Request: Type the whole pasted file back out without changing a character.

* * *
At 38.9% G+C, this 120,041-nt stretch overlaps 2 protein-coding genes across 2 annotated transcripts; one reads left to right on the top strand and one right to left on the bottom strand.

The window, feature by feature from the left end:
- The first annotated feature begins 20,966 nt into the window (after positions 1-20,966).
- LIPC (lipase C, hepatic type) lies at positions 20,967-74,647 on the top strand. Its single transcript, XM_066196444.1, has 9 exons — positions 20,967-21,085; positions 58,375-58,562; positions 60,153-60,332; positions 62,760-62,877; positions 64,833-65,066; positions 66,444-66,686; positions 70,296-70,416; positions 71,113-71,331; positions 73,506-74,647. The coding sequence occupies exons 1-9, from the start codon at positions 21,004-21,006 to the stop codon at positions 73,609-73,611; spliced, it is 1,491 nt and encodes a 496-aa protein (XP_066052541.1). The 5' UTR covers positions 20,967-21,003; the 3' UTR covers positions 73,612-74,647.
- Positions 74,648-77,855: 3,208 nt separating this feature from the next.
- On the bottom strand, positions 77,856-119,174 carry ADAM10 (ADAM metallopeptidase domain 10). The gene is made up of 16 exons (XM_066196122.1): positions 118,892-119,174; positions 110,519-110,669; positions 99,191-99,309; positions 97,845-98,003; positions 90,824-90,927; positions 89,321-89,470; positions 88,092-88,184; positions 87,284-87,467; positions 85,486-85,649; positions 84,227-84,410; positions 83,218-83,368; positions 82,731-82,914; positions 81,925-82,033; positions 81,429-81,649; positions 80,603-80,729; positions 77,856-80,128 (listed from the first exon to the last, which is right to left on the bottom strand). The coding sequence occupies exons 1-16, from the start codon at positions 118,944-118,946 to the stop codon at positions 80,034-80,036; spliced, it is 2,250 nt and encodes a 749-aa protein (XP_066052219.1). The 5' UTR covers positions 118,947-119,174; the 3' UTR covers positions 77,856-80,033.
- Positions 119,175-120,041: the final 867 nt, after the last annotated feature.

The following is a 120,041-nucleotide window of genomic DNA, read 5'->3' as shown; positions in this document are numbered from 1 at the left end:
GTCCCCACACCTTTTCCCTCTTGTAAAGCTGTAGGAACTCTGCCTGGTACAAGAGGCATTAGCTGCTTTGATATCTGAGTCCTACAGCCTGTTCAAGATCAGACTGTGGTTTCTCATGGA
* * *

At 38.9% G+C, this 120,041-nt stretch overlaps 2 protein-coding genes across 2 annotated transcripts; one reads left to right on the top strand and one right to left on the bottom strand.

The window, feature by feature from the left end:
- The first annotated feature begins 20,966 nt into the window (after positions 1-20,966).
- LIPC (lipase C, hepatic type) lies at positions 20,967-74,647 on the top strand. Its single transcript, XM_066196444.1, has 9 exons — positions 20,967-21,085; positions 58,375-58,562; positions 60,153-60,332; positions 62,760-62,877; positions 64,833-65,066; positions 66,444-66,686; positions 70,296-70,416; positions 71,113-71,331; positions 73,506-74,647. The coding sequence occupies exons 1-9, from the start codon at positions 21,004-21,006 to the stop codon at positions 73,609-73,611; spliced, it is 1,491 nt and encodes a 496-aa protein (XP_066052541.1). The 5' UTR covers positions 20,967-21,003; the 3' UTR covers positions 73,612-74,647.
- Positions 74,648-77,855: 3,208 nt separating this feature from the next.
- On the bottom strand, positions 77,856-119,174 carry ADAM10 (ADAM metallopeptidase domain 10). The gene is made up of 16 exons (XM_066196122.1): positions 118,892-119,174; positions 110,519-110,669; positions 99,191-99,309; positions 97,845-98,003; positions 90,824-90,927; positions 89,321-89,470; positions 88,092-88,184; positions 87,284-87,467; positions 85,486-85,649; positions 84,227-84,410; positions 83,218-83,368; positions 82,731-82,914; positions 81,925-82,033; positions 81,429-81,649; positions 80,603-80,729; positions 77,856-80,128 (listed from the first exon to the last, which is right to left on the bottom strand). The coding sequence occupies exons 1-16, from the start codon at positions 118,944-118,946 to the stop codon at positions 80,034-80,036; spliced, it is 2,250 nt and encodes a 749-aa protein (XP_066052219.1). The 5' UTR covers positions 118,947-119,174; the 3' UTR covers positions 77,856-80,033.
- Positions 119,175-120,041: the final 867 nt, after the last annotated feature.

The following is a 120,041-nucleotide window of genomic DNA, read 5'->3' as shown; positions in this document are numbered from 1 at the left end:
GTCCCCACACCTTTTCCCTCTTGTAAAGCTGTAGGAACTCTGCCTGGTACAAGAGGCATTAGCTGCTTTGATATCTGAGTCCTACAGCCTGTTCAAGATCAGACTGTGGTTTCTCATGGA